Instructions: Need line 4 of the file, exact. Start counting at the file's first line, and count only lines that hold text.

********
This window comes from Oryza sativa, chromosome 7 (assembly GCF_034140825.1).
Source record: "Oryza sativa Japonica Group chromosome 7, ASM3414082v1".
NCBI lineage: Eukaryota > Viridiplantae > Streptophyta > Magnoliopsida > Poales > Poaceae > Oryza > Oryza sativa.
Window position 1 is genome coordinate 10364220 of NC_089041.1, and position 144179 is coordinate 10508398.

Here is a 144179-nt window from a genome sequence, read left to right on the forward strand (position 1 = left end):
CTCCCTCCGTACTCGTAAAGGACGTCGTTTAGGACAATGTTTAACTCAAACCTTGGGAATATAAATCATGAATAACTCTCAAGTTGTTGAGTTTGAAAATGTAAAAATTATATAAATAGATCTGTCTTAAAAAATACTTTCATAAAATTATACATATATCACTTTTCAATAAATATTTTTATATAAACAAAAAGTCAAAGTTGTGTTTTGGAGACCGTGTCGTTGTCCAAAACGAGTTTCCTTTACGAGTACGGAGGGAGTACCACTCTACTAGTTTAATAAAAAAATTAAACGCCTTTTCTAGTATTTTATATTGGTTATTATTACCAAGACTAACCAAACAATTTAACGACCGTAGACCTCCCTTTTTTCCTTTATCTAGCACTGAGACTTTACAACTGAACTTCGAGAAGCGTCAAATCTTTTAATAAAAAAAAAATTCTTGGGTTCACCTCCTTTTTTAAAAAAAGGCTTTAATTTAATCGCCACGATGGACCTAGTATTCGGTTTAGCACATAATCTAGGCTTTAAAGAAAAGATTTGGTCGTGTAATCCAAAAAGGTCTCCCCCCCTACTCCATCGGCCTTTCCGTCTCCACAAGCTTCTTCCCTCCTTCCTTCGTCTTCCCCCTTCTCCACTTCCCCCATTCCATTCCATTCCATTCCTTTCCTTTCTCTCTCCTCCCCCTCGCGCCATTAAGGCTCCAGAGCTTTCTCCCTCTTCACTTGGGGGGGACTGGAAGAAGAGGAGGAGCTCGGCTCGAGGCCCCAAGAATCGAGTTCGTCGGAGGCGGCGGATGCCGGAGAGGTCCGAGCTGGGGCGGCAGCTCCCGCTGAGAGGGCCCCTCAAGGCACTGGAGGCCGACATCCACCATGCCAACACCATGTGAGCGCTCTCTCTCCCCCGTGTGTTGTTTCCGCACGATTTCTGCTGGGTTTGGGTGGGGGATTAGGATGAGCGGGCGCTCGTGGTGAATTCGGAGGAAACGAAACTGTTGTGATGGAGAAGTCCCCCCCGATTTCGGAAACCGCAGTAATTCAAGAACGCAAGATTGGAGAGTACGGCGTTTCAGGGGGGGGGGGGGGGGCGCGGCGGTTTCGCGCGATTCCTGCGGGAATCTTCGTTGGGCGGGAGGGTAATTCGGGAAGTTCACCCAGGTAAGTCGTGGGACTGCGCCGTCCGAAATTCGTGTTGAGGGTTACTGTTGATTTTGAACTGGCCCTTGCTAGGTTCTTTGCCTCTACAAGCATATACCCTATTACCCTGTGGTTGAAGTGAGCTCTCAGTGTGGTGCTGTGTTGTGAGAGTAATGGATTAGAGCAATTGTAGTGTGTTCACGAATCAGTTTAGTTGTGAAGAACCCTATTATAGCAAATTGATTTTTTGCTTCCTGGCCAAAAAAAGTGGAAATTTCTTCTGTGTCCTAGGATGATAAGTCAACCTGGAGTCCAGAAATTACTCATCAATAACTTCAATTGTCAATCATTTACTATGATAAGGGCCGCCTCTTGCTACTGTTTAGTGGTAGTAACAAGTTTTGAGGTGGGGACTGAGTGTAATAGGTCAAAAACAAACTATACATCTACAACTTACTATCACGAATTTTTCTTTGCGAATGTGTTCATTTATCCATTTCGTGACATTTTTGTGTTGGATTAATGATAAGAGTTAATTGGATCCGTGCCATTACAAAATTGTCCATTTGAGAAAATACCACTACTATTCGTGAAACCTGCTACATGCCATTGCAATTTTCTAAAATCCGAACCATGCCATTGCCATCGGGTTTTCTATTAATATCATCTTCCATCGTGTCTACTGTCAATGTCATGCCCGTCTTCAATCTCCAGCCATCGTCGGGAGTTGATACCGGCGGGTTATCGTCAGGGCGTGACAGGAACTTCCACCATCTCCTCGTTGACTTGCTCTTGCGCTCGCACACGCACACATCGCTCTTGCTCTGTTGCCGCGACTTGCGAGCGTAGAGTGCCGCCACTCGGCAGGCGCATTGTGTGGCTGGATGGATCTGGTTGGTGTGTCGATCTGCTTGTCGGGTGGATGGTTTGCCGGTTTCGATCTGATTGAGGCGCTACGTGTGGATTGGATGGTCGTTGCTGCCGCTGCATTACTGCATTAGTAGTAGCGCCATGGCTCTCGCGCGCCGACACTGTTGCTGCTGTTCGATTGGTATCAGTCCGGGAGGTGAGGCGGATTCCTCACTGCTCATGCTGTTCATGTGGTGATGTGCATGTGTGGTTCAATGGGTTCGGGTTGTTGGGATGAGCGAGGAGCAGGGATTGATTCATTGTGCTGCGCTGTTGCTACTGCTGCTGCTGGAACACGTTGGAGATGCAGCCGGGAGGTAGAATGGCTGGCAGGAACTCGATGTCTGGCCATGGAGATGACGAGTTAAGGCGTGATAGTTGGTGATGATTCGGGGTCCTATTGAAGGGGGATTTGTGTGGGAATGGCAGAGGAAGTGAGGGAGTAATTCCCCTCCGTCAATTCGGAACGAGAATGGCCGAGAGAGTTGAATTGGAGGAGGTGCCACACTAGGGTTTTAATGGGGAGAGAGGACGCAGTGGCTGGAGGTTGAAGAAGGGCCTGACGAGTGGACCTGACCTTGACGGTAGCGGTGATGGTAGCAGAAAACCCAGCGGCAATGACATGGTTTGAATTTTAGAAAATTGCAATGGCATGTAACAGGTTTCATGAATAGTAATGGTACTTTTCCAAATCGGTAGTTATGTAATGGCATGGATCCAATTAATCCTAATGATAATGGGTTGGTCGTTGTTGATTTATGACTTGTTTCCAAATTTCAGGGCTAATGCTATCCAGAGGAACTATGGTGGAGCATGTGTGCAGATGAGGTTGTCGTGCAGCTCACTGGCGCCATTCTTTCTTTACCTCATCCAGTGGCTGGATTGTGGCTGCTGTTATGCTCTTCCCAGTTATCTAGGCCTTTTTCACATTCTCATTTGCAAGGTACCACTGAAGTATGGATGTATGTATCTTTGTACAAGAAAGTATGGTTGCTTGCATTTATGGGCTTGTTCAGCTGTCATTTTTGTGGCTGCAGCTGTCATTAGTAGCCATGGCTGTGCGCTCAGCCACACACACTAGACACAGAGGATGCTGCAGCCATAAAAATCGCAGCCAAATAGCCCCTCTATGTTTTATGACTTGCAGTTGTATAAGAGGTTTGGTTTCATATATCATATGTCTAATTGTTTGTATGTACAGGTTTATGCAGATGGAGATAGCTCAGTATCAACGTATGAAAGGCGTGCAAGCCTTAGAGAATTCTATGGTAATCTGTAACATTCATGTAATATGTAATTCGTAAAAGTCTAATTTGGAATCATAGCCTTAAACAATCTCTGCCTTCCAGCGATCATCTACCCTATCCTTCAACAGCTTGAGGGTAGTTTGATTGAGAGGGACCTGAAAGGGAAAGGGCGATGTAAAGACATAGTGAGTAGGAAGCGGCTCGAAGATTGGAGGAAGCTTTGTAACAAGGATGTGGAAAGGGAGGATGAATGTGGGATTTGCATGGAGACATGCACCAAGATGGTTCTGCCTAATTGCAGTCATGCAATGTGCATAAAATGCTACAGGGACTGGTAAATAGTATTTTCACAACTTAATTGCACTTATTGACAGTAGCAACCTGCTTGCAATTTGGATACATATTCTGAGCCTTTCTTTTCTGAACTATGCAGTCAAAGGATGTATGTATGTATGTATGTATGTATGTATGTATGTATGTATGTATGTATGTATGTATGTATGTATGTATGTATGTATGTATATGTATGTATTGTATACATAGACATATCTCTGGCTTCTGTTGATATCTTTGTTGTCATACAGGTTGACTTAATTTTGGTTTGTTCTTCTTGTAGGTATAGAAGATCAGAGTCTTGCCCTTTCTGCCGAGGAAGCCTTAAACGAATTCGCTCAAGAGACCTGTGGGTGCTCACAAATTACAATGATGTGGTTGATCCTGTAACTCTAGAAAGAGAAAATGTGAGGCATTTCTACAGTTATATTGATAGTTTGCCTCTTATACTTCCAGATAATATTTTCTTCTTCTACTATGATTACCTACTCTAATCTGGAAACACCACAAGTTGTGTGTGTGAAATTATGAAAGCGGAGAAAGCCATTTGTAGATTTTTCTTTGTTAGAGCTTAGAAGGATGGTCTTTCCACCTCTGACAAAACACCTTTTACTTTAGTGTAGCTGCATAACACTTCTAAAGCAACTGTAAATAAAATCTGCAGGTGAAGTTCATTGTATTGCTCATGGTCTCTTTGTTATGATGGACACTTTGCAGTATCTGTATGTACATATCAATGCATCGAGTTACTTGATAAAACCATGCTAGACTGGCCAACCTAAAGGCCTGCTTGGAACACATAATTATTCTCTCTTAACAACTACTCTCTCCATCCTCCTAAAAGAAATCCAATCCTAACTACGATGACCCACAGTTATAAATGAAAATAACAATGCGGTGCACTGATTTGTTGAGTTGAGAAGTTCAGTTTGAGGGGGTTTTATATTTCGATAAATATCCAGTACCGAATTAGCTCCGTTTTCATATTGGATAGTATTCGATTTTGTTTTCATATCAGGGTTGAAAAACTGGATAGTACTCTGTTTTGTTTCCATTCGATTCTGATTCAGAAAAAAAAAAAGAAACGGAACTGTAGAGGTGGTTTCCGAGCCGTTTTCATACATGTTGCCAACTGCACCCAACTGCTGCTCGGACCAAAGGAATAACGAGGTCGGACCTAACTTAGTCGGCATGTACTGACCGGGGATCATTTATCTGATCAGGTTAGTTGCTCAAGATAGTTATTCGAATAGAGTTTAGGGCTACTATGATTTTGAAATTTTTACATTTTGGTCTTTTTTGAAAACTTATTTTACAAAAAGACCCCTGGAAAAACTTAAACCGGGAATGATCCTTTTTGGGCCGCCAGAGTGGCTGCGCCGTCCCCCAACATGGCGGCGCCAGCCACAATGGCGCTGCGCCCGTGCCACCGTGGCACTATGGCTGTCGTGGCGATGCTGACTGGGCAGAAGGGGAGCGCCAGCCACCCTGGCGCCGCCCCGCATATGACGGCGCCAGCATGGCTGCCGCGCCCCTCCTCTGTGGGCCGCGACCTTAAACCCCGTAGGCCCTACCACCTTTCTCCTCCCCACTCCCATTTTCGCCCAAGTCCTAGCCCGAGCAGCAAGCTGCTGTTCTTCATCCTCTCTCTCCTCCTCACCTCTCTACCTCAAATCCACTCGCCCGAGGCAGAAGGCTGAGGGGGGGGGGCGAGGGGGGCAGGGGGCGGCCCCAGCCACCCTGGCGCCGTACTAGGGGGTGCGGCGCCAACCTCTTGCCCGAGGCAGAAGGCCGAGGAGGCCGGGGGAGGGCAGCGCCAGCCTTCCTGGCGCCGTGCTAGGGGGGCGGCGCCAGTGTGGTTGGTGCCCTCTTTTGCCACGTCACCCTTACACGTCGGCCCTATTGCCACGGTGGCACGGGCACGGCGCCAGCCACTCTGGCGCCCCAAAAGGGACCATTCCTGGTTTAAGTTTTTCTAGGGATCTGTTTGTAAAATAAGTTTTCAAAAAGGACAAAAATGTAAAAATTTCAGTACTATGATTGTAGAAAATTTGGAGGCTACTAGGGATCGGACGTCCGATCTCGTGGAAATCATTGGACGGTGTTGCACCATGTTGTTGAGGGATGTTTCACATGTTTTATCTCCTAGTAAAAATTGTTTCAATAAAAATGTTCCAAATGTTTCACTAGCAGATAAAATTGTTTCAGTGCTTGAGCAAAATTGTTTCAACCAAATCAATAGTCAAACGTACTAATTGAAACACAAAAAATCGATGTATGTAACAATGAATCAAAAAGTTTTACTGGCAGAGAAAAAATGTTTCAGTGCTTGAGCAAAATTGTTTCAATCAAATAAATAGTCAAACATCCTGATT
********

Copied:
Window position 1 is genome coordinate 10364220 of NC_089041.1, and position 144179 is coordinate 10508398.